New Delhi, Jan 4: Waking up to the fact that women comprised just 3.98 per cent of the country's total police force, the Centre today asked all state governments to increase the number of women in police forces to 33 per cent.
Saying an environment must be created for women and weaker sections to visit a police station without difficulty, Union Home Secretary RK Singh said, "if there is women police, women complainants will feel more secure, comfortable in visiting a police station. We think 33 per cent civil police -- constables and sub-inspectors should be women."
Addressing a conference of chief secretaries and DGPs of states, he said, "we have suggested to the Delhi Police to increase the number of women personnel and we suggest you all to do the needful to achieve this target."
The conference was convened in the wake of the brutal gangrape and assault of a 23-year-old girl in Delhi. Singh said an atmosphere should be created where women and weaker sections of the society get the ability to launch a complaint without facing difficulty. He said in cases like molestation, the very thought of going through the ordeal to brief the policemen about the incident dissuade many to go to a police station and that has to be changed.
"It is high time, as a country, we have to woke up. Our inability to protect women and weaker sections of the society is a huge, huge problem," he said.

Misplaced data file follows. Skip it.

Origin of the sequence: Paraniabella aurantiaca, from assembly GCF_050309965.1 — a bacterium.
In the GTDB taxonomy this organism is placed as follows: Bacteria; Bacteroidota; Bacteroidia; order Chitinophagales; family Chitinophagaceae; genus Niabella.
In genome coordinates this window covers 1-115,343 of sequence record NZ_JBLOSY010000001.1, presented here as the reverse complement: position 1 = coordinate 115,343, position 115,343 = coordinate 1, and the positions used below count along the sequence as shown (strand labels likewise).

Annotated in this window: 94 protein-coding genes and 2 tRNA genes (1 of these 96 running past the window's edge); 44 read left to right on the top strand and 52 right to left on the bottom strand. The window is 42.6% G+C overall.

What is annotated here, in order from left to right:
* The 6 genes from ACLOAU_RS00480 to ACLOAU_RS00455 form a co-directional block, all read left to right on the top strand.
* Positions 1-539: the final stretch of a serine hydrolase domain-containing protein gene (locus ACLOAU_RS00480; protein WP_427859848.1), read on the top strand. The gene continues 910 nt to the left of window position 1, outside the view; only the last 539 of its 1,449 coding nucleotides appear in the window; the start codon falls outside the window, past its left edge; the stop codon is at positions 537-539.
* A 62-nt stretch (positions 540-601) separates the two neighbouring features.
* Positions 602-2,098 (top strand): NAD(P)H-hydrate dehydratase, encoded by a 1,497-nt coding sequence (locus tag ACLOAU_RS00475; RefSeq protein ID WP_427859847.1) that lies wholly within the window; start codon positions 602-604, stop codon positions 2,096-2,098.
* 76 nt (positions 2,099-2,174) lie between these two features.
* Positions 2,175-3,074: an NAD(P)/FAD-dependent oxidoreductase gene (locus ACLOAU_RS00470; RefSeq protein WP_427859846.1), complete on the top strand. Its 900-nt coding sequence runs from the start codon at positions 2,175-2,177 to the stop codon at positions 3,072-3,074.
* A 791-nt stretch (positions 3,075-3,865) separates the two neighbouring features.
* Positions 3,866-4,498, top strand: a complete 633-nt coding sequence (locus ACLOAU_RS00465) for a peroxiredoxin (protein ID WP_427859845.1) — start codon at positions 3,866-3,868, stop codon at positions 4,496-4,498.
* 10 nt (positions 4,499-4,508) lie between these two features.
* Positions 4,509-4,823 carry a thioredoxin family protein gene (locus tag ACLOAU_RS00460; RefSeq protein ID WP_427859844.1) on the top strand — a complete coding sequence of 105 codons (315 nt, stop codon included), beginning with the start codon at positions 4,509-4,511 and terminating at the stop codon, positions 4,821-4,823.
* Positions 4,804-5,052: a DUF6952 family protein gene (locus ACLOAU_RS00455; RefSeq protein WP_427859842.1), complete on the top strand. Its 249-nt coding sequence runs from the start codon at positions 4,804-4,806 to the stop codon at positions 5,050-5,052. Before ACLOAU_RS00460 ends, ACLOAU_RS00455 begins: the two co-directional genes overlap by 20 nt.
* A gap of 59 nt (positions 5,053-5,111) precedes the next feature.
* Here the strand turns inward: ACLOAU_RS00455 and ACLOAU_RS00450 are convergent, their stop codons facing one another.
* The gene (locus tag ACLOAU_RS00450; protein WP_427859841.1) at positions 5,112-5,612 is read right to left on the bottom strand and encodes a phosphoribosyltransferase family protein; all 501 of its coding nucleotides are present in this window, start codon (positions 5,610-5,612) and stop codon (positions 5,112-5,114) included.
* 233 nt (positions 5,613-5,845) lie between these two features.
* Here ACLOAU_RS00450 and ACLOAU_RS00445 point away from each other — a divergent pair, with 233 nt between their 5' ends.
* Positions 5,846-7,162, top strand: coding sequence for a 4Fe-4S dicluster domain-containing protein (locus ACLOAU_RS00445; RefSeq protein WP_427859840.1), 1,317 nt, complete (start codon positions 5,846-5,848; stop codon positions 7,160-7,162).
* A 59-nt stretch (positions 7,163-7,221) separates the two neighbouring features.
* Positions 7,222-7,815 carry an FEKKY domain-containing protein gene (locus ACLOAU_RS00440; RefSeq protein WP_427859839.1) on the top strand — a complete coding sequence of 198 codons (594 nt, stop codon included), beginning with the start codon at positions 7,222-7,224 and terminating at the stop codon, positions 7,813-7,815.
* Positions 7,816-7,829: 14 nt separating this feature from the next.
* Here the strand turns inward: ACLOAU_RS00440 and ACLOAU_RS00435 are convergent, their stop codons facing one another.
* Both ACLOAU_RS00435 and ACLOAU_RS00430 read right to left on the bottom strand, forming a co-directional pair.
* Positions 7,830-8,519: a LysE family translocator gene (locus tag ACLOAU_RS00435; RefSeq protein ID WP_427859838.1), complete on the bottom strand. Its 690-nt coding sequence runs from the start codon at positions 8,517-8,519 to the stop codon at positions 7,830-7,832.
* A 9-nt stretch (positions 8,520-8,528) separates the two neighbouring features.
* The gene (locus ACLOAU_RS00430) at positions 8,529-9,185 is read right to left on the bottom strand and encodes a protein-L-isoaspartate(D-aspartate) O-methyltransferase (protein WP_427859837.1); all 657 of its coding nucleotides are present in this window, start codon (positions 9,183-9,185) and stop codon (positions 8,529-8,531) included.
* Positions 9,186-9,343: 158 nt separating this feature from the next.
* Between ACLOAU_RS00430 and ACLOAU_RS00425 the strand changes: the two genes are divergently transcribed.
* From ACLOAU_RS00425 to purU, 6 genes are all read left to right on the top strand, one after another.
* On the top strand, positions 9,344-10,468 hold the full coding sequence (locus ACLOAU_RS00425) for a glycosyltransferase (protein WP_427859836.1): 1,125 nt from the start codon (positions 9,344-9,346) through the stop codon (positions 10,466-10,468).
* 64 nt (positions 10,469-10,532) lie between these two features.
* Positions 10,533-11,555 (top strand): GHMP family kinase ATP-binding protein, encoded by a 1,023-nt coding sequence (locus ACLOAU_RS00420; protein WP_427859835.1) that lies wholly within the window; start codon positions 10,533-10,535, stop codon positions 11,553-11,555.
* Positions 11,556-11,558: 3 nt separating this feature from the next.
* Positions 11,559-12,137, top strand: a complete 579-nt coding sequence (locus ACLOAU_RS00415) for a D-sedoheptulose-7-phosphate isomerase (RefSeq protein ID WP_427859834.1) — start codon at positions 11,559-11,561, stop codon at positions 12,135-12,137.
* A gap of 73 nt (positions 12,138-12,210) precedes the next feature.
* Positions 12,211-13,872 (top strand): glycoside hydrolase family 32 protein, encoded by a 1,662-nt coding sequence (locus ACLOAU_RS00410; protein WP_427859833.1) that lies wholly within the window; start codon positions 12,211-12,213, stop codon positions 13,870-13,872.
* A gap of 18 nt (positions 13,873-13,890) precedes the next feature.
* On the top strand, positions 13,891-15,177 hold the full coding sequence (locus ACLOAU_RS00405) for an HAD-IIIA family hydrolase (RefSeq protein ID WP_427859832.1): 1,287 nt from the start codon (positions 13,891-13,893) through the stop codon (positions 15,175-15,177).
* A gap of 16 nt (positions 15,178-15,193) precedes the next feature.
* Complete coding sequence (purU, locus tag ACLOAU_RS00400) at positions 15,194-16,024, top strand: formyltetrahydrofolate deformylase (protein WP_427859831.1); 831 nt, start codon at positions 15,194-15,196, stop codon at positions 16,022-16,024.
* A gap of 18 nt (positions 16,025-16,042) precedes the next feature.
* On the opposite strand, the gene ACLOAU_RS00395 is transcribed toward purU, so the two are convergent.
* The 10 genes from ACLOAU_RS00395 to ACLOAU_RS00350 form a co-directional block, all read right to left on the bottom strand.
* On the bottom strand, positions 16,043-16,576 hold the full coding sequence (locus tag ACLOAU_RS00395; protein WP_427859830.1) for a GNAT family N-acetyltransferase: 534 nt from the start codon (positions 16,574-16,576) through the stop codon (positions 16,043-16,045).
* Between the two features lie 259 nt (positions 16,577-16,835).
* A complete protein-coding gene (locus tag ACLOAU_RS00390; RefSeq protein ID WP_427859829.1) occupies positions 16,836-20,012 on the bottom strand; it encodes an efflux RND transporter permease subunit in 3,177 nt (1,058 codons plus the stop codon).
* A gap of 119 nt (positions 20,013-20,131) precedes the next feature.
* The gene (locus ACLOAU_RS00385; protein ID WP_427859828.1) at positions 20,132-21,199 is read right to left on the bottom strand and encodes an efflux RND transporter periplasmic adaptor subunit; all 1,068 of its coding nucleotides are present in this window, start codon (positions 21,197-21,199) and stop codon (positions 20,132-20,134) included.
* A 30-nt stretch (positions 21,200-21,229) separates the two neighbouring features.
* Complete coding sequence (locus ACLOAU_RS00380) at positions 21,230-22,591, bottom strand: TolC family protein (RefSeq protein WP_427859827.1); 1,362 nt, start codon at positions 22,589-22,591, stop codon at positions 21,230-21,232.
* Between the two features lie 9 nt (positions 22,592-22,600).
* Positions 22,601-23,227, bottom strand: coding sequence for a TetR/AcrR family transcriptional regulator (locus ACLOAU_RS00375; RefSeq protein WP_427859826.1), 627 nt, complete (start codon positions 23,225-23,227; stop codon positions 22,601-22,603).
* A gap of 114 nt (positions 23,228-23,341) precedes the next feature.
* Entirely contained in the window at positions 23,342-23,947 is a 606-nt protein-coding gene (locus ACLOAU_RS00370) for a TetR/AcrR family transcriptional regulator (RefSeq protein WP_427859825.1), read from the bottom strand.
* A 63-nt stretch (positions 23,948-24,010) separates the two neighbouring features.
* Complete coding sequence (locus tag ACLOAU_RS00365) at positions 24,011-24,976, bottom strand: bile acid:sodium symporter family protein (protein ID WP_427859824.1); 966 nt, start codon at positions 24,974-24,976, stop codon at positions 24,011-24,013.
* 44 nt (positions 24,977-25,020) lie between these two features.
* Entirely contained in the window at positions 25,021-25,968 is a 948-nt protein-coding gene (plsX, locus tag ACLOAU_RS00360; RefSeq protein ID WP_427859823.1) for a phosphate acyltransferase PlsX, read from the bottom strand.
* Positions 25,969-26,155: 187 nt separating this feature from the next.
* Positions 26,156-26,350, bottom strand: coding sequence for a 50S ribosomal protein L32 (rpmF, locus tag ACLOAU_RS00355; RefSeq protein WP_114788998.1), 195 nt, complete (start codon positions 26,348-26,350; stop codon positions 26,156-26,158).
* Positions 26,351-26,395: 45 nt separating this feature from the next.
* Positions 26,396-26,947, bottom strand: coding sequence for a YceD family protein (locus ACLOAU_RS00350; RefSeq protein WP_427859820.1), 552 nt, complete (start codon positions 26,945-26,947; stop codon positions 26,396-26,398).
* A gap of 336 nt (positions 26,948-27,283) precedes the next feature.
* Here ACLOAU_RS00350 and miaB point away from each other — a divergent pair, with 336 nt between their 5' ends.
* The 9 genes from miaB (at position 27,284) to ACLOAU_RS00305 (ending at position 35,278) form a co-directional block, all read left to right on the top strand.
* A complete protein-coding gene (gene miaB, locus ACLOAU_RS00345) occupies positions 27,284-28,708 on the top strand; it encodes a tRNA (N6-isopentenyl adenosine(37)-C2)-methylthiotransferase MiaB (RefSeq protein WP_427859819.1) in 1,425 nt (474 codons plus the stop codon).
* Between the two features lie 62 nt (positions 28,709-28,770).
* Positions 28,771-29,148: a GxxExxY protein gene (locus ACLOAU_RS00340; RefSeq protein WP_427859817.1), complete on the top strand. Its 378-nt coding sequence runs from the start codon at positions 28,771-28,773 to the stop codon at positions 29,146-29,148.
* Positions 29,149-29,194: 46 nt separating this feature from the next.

The Home Secretary said investigation of any case has to be time-bound and according to CrPC, it has to be completed in 3 months.
Meanwhile, Home Minister Sushilkumar Shinde today said that there is lack of training and sensitisation of police in dealing with crimes against women. "It is unacceptable that women in our societies live in fear. The responsibility lies with the government," he said in New Delhi after the conference.
He also said that while tougher laws are needed as a deterrent against crimes against women, the main problem is that existing laws are not implemented. He said that all suggestions sent by political parties would be considered by the government in drafting a new anti-rape law.
At today's meeting, Minister for Women and Child Welfare Krishna Tirath said that rapes must be punishable by death in rarest of rare cases and that chemical castration, suggested by some other leaders, is not practical because it requires constant monitoring.